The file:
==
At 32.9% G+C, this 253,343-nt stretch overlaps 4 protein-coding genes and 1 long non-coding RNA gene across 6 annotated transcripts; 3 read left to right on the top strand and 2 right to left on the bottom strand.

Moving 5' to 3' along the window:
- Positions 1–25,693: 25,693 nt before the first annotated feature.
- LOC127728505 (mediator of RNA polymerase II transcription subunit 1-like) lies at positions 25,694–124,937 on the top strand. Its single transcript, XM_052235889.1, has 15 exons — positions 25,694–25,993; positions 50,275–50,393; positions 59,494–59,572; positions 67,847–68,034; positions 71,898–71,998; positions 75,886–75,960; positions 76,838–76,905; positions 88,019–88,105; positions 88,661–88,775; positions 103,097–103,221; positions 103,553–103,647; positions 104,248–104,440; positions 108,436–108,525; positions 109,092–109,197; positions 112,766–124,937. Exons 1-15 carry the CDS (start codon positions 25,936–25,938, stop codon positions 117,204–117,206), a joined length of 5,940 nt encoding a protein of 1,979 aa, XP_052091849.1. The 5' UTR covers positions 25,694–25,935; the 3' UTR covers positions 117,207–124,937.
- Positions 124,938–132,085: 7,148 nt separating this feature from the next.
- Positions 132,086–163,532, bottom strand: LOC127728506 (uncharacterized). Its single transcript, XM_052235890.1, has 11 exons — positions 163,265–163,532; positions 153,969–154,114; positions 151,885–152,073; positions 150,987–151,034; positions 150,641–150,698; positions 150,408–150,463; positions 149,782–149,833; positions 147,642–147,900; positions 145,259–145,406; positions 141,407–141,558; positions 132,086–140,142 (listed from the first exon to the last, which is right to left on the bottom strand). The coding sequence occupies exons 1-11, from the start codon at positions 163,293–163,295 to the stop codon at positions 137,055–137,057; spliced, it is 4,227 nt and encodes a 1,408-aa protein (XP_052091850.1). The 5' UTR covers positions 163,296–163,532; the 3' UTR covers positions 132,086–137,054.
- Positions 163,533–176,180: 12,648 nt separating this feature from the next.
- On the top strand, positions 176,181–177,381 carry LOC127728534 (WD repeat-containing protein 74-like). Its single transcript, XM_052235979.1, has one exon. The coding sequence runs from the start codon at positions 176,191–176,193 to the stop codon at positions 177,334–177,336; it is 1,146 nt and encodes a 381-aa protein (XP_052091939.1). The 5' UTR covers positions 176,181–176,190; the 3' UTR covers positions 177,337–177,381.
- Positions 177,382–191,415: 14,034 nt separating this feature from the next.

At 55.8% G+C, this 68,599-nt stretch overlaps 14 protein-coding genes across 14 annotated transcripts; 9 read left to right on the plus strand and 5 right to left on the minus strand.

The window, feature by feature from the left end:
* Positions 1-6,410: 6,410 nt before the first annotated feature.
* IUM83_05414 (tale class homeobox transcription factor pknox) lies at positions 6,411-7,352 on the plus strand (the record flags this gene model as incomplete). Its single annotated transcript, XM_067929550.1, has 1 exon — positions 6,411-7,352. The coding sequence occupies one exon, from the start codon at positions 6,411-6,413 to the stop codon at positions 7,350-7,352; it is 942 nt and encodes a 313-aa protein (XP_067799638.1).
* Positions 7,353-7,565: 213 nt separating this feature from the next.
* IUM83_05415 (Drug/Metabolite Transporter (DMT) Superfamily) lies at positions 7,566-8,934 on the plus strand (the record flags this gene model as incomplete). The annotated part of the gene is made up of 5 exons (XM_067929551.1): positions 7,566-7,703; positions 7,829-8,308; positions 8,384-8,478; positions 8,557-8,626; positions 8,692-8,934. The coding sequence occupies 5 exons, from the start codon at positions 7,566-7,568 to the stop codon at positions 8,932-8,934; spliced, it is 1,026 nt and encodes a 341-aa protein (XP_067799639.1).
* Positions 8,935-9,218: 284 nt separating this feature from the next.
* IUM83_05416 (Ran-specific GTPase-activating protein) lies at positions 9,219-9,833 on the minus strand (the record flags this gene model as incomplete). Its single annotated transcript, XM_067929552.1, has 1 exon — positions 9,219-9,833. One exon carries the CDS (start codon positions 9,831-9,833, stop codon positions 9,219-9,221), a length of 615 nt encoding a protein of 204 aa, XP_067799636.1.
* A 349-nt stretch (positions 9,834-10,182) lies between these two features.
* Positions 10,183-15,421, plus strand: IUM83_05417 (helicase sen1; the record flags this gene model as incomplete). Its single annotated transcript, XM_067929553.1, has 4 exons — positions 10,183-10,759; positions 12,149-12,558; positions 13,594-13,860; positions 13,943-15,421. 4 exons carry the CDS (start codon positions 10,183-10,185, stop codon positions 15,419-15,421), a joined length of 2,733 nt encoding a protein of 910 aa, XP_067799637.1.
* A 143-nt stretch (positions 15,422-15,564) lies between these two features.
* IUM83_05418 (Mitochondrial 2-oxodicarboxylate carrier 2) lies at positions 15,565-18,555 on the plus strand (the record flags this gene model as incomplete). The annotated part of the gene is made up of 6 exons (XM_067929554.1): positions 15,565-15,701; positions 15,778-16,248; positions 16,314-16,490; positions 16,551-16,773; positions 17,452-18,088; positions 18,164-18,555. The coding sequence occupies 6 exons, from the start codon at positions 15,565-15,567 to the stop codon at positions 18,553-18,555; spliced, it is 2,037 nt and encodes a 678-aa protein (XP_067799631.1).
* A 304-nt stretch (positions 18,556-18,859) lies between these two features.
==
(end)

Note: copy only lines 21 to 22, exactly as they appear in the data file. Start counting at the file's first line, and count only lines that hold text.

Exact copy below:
* IUM83_05418 (Mitochondrial 2-oxodicarboxylate carrier 2) lies at positions 15,565-18,555 on the plus strand (the record flags this gene model as incomplete). The annotated part of the gene is made up of 6 exons (XM_067929554.1): positions 15,565-15,701; positions 15,778-16,248; positions 16,314-16,490; positions 16,551-16,773; positions 17,452-18,088; positions 18,164-18,555. The coding sequence occupies 6 exons, from the start codon at positions 15,565-15,567 to the stop codon at positions 18,553-18,555; spliced, it is 2,037 nt and encodes a 678-aa protein (XP_067799631.1).
* A 304-nt stretch (positions 18,556-18,859) lies between these two features.